Famous Quotes About Winter Branches

Browse 6 famous quotes and sayings about Winter Branches.

Top Quotes About Winter Branches

1. "Small, red, and upright he waited,gripping his new bookbag tightin one hand and touching a lucky penny inside his coat pocket with the other,while the first snows of winterfloated down on his eyelashes and covered the branches around him and silencedall trace of the world."
Author: Anne Carson
2. "A Short TestamentWhatever harm I may have doneIn all my life in all your wide creationIf I cannot repair itI beg you to repair it,And then there are all the wounded The poor the deaf the lonely and the oldWhom I have roughly dismissedAs if I were not one of them.Where I have wronged them by itAnd cannot make amendsI ask youTo comfort them to overflowing,And where there are lives I may have withered around me,Or lives of strangers far or nearThat I've destroyed in blind complicity,And if I cannot find themOr have no way to serve them,Remember them. I beg you to remember themWhen winter is overAnd all your unimaginable promisesBurst into song on death's bare branches."
Author: Anne Porter
3. "The morning air of the pasture turned steadily cooler. Day by day, the bright golden leaves of the birches turned more spotted as the first winds of winter slipped between the withered branches and across the highlands toward the southeast. Stopping in the center of the pasture, I could hear the winds clearly. No turning back, they pronounced. The brief autumn was gone."
Author: Haruki Murakami
4. "And finally it seemed autumn had realized it was September. The last lingering days of summer had been pushed off stage and in the hidden garden long shadows stretched towards winter. The ground was littered with spent leaves, orange and pale green, and chestnuts on spiky coats sat proudly on the fingertips of cold branches."
Author: Kate Morton
5. "Winter then in its early and clear stages, was a purifying engine that ran unhindered over city and country, alerting the stars to sparkle violently and shower their silver light into the arms of bare upreaching trees. It was a mad and beautiful thing that scoured raw the souls of animals and man, driving them before it until they loved to run. And what it did to Northern forests can hardly be described, considering that it iced the branches of the sycamores on Chrystie Street and swept them back and forth until they rang like ranks of bells."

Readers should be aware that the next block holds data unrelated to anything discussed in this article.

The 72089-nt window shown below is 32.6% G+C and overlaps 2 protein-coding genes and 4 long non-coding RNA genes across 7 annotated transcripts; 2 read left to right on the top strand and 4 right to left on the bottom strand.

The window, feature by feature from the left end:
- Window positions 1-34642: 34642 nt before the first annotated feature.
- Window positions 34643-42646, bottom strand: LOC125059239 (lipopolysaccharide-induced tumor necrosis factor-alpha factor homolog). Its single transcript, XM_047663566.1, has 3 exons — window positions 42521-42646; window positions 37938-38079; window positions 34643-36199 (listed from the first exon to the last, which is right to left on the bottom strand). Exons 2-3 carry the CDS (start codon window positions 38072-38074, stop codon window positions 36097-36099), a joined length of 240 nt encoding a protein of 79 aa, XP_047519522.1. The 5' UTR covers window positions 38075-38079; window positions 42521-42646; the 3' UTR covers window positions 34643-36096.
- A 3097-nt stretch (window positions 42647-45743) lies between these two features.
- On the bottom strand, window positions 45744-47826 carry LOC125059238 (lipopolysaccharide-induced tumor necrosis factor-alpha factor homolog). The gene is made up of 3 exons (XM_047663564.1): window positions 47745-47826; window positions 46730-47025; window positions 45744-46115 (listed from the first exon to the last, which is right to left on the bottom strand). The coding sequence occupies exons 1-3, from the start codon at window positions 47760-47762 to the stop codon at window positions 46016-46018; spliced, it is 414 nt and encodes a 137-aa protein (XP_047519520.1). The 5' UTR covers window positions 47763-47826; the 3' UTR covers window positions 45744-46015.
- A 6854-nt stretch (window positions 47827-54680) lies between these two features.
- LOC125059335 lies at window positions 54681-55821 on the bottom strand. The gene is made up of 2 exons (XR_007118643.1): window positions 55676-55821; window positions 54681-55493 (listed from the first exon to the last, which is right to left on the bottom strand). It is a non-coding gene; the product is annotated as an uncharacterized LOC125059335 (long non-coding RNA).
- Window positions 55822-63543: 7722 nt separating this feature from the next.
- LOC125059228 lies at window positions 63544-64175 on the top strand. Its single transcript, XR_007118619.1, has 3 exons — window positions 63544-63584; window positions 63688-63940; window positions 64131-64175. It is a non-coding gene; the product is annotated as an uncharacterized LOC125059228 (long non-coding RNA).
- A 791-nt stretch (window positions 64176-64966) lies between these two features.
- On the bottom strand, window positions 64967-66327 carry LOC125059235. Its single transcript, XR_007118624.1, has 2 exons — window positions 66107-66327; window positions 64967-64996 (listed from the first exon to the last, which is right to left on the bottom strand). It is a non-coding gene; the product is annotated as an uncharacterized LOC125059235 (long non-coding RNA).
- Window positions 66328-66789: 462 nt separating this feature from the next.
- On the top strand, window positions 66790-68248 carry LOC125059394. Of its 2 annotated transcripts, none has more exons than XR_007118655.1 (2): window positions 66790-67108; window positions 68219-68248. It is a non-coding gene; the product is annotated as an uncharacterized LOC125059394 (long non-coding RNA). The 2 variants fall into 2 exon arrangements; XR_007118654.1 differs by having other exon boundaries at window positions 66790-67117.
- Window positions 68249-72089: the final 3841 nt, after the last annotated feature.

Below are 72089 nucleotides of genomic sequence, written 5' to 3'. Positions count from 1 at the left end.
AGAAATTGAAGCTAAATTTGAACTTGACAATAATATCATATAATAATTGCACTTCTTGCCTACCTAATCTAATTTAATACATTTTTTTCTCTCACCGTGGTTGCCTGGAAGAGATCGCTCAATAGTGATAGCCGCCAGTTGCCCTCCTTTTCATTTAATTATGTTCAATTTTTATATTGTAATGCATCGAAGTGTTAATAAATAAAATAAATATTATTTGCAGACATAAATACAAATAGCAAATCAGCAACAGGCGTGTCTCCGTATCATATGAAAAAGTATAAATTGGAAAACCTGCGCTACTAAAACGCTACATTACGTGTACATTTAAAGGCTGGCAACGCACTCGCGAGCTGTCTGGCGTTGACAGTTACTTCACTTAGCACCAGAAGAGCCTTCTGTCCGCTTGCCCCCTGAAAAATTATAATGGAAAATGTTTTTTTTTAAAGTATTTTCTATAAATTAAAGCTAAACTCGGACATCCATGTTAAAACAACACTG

Author: Mark Helprin
6. "If thou indeed derive thy light from Heaven,Then, to the measure of that heaven-born light,Shine, Poet! in thy place, and be content: --The stars pre-eminent in magnitude,And they that from the zenith dart their beams,(Visible though they be to half the earth,Though half a sphere be conscious of their brightness)Are yet of no diviner origin,No purer essence, than the one that burns,Like an untended watch-fire on the ridgeOf some dark mountain; or than those which seemHumbly to hang, like twinkling winter lamps,Among the branches of the leafless trees.All are the undying offspring of one Sire:Then, to the measure of the light vouchsafed,Shine, Poet! in thy place, and be content."
Author: William Wordsworth

Quotes About Winter Branches Pictures

Quotes About Winter Branches
Quotes About Winter Branches
Quotes About Winter Branches

Today's Quote

[Donald] Keene observed [in a book entitled The Pleasures of Japanese Literature, 1988] that the Japanese sense of beauty has long sharply differed from its Western counterpart: it has been dominated by a love of irregularity rather than symmetry, the impermanent rather than the eternal and the simple rather than the ornate. The reason owes nothing to climate or genetics, added Keene, but is the result of the actions of writers, painters and theorists, who had actively shaped the sense of beauty of their nation.Contrary to the Romantic belief that we each settle naturally on a fitting idea of beauty, it seems that our visual and emotional faculties in fact need constant external guidance to help them decide what they should take note of and appreciate. 'Culture' is the word we have assigned to the force that assists us in identifying which of our many sensations we should focus on and apportion value to."
Author: Alain De Botton

Famous Authors

Popular Topics